Top Love Songs of 2019

The tunes that brought us closer in a year full of division

2019 has been an out of control, raging bin fire of a year, both politically and environmentally. As it staggers to a close, it seems like the first time many of us are actively worried about what the next year holds. But in the wake of all this wanton and catastrophic destruction of our democracies, our planet and our belief that Tarantino still makes good films, comes a glimmer of hope.

Shura - ’religion (u can lay your hands on me)’

Manchester-born, Brooklyn-based new queer icon, Shura, found love in a hopeless place this year — 10,000 ft above sea level. Although chronically fearful of flying, Shura overcame this to initiate a long distance relationship that provided the intellectual basis for her excellent record, forevher.

Lizzo — ’Cuz I Love You’

Anyone who has been at any show Lizzo has played in 2019 will tell you that it’s arguably been a fabulous year for her. After years of bubbling just below mainstream level, Lizzo’s Aretha Franklin pipes and devil-may-self-care attitude coalesced for a potent mix that took the pop world by storm.

Tyler, The Creator — ’I THINK’

It’s been pointless trying to predict what Tyler Okonoma does next for almost a decade, so it’s good to know in 2019 he still had the power to subvert expectations. IGOR, his long-overdue first #1 record saw the Odd Future’s former Parents’ Worst Nightmare pen pretty much an entire album of R&B ballads, buoyed by Neptunes-esque production. Tyler’s latest alter-ego came with the ultimate millennial twist, with an artist previously banned from the UK and NZ for homophobia essentially gliding out of the closet.

Jessie Ware — ’Adore You’

London’s Jessie Ware is no stranger to love songs; she’s written critically acclaimed albums full of them. But Ware is a club girl at heart and after years of belting torch ballads, a slew of singles in 2019 saw her returning to her first love. ‘Adore You’, which seems to flutter in atop butterfly wings, is magnificent.

Earthgang ft. Tiana Major9 — ’Collide’

Film soundtracks have provided brilliant outlets for new talent this year, even those for remakes of Disney movies that nobody actually saw. To wit, Queen and Slim, the racially-charged update of Thelma & Louise that yielded ‘Collide.’ A classic duet that recalls Motown greats like Marvin and Tammi, it’s a stunning song that has (deservedly) broken free of the soundtrack and had its own success.

Fortunes — ’Donuts’

Melbourne-via-New Zealand duo, Fortunes, have been putting out incredible white boy soul for years while their super-hyped label waits patiently for the world to pay attention. Take a shortcut with ‘Donuts’, a gorgeous ode that’s equal parts JMSN and Prince and uses the idea of burning out tyres as motivation to call over a late night lover.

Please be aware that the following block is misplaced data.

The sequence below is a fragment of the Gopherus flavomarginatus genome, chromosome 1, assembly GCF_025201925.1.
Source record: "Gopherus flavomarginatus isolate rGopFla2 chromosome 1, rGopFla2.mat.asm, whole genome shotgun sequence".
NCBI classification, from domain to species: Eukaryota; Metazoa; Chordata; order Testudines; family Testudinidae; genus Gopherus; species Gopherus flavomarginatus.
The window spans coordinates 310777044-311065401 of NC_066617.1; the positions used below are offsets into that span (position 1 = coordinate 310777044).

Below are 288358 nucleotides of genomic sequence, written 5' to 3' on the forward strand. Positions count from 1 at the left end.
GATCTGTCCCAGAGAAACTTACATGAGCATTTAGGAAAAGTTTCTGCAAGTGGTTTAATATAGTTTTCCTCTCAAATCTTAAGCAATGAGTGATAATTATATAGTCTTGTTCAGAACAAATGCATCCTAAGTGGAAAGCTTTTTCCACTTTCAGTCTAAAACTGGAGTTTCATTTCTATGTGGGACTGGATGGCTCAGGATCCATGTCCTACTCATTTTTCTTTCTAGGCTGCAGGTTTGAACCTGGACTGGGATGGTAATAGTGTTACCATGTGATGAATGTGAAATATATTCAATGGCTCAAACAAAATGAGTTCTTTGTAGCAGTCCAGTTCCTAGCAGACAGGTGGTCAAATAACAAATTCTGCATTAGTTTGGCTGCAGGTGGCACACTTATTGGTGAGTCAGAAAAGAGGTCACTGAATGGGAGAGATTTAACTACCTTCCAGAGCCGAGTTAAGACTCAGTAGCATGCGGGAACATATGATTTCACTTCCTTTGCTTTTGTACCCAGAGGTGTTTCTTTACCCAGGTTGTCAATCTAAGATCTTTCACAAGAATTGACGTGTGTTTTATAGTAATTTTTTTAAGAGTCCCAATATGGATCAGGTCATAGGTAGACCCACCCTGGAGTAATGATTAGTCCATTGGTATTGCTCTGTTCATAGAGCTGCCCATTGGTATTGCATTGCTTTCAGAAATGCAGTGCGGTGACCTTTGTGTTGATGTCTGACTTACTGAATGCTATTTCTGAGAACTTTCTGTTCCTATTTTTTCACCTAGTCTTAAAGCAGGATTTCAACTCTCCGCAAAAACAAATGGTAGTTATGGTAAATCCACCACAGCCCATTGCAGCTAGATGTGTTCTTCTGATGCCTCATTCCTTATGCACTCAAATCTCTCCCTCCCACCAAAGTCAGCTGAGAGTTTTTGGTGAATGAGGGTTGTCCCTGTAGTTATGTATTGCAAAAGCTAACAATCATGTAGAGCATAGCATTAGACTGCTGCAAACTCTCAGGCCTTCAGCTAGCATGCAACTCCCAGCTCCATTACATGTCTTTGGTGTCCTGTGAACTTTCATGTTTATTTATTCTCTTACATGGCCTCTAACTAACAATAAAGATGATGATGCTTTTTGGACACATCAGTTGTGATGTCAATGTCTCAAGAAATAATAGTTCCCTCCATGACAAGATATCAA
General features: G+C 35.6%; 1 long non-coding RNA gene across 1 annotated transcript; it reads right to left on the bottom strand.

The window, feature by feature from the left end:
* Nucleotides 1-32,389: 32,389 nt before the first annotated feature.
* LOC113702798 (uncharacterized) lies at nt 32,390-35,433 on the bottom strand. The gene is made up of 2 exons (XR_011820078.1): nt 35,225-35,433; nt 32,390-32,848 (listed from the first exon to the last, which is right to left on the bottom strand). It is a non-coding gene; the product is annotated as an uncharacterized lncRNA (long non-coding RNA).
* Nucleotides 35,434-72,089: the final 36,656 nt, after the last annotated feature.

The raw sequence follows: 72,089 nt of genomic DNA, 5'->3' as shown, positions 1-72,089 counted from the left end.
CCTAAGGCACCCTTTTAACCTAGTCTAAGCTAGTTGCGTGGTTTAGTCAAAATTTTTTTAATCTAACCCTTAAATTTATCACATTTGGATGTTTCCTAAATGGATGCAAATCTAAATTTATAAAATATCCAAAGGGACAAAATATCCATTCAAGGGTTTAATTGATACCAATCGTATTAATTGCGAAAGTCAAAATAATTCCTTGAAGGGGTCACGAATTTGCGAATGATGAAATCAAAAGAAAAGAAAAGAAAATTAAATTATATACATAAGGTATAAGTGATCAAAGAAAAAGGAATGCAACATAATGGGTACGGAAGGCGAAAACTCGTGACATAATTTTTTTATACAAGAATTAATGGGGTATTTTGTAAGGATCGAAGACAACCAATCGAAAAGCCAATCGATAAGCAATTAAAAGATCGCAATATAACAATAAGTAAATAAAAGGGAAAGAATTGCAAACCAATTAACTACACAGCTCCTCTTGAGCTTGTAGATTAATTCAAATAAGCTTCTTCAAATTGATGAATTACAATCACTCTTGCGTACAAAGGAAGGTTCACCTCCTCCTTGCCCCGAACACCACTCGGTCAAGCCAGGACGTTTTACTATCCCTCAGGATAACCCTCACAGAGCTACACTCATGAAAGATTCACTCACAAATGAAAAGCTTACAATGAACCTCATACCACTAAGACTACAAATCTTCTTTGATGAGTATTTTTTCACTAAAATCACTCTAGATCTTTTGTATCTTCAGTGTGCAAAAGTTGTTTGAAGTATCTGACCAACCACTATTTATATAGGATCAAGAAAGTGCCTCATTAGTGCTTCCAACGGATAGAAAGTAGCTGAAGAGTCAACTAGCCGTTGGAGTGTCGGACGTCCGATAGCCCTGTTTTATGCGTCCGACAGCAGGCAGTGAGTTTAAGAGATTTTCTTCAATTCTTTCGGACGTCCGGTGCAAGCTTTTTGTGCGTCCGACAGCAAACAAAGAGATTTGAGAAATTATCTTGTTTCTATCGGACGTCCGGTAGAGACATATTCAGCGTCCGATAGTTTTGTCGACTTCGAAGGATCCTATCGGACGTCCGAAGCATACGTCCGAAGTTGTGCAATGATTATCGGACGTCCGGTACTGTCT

Billie Eilish— ’i love you’

Not strictly a love song but more of a love lost song, this underrated deep cut from 2019 enfant terrible deserves inclusion if only because it showcases her phenomenal understanding of harmony and form at such a young age. Flanked by nothing more than her brother’s guitar (in stark opposition to the rest of her smash hit album), Billie uses her close-mic approach to build an intricate, heart-punching ballad that shows just how elastic a phrase ‘i love you’ can be.

Mahalia — ’Consistency’

Leicester’s teenage superstar took years of development to release her first album, but it was well worth the wait. Known for her sass and UK R&B jams that slam wastemen, slack exes and other nefarious lovers, this gem nestled into the back half of Mahalia’s debut is a rare number that celebrates going steady.

James Blake — ’I’ll Come Too’

The first time I heard this was at a friend’s wedding. It seemed a strange song to choose for a first dance; James Blake is someone typically associated with late-night solo session (though he’s the first to tell you he loathes that association.) But this song, from his latest record, is different. A dedication to his partner, whom he followed from England to America when she moved for a killer acting job, it’s a lovely paean to commitment in the face of fear, of ensuring long-distance relationships become that much shorter.

Wilco — ’Love Is Everywhere (Beware)’

For a while there, it seemed Wilco were incapable of writing a bad song. Certainly, they’ve survived three of four eras of music and come out sounding just as vital as ever. This period must particularly fruitful for them as individuals, for ‘Love Is Everywhere’ manages the trick of being a great love song and a relatively unassuming political statement at once.

Janelle Monae — ‘That’s Enough’

Beyonce created an entire additional Lion King soundtrack this year and didn’t manage a single song that came near to the staying power of the original. Her expensive bluster should have served as a warning for what not to do when rehashing much-loved animated flicks — keep the songs the same, stupid. Evidently, nobody told Janelle Monae, which is great for all of us because she just happens to have casually thrown a firecracker into the Disney Canon.

Get the Medium app

A button that says 'Download on the App Store', and if clicked it will lead you to the iOS App store
A button that says 'Get it on, Google Play', and if clicked it will lead you to the Google Play store